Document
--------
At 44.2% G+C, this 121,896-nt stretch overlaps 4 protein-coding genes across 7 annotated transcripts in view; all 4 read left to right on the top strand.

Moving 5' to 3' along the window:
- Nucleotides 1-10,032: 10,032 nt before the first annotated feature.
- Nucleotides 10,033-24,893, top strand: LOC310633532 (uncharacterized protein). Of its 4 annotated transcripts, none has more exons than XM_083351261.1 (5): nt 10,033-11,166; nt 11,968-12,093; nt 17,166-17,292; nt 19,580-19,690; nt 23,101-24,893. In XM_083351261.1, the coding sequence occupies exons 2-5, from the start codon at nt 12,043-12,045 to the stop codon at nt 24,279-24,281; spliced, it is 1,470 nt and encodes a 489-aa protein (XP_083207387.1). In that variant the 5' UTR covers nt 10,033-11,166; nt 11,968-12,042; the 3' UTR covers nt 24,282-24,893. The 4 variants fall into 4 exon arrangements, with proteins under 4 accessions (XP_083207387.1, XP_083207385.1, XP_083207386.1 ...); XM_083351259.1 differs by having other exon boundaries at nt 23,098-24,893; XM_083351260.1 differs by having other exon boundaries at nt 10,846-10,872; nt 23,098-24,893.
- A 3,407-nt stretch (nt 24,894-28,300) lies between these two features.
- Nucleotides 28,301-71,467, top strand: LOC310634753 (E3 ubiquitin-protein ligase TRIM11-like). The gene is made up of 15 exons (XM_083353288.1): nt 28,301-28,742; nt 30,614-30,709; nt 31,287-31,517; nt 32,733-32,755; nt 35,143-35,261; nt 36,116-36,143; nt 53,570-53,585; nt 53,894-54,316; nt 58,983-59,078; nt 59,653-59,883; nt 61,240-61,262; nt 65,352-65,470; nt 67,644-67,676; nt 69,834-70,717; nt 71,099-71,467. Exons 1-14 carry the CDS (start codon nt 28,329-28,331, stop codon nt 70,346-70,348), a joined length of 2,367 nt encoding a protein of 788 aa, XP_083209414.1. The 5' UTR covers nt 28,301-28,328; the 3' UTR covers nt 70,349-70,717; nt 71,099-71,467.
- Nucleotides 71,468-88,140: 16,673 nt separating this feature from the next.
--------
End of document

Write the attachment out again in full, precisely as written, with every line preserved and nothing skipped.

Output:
At 44.2% G+C, this 121,896-nt stretch overlaps 4 protein-coding genes across 7 annotated transcripts in view; all 4 read left to right on the top strand.

Moving 5' to 3' along the window:
- Nucleotides 1-10,032: 10,032 nt before the first annotated feature.
- Nucleotides 10,033-24,893, top strand: LOC310633532 (uncharacterized protein). Of its 4 annotated transcripts, none has more exons than XM_083351261.1 (5): nt 10,033-11,166; nt 11,968-12,093; nt 17,166-17,292; nt 19,580-19,690; nt 23,101-24,893. In XM_083351261.1, the coding sequence occupies exons 2-5, from the start codon at nt 12,043-12,045 to the stop codon at nt 24,279-24,281; spliced, it is 1,470 nt and encodes a 489-aa protein (XP_083207387.1). In that variant the 5' UTR covers nt 10,033-11,166; nt 11,968-12,042; the 3' UTR covers nt 24,282-24,893. The 4 variants fall into 4 exon arrangements, with proteins under 4 accessions (XP_083207387.1, XP_083207385.1, XP_083207386.1 ...); XM_083351259.1 differs by having other exon boundaries at nt 23,098-24,893; XM_083351260.1 differs by having other exon boundaries at nt 10,846-10,872; nt 23,098-24,893.
- A 3,407-nt stretch (nt 24,894-28,300) lies between these two features.
- Nucleotides 28,301-71,467, top strand: LOC310634753 (E3 ubiquitin-protein ligase TRIM11-like). The gene is made up of 15 exons (XM_083353288.1): nt 28,301-28,742; nt 30,614-30,709; nt 31,287-31,517; nt 32,733-32,755; nt 35,143-35,261; nt 36,116-36,143; nt 53,570-53,585; nt 53,894-54,316; nt 58,983-59,078; nt 59,653-59,883; nt 61,240-61,262; nt 65,352-65,470; nt 67,644-67,676; nt 69,834-70,717; nt 71,099-71,467. Exons 1-14 carry the CDS (start codon nt 28,329-28,331, stop codon nt 70,346-70,348), a joined length of 2,367 nt encoding a protein of 788 aa, XP_083209414.1. The 5' UTR covers nt 28,301-28,328; the 3' UTR covers nt 70,349-70,717; nt 71,099-71,467.
- Nucleotides 71,468-88,140: 16,673 nt separating this feature from the next.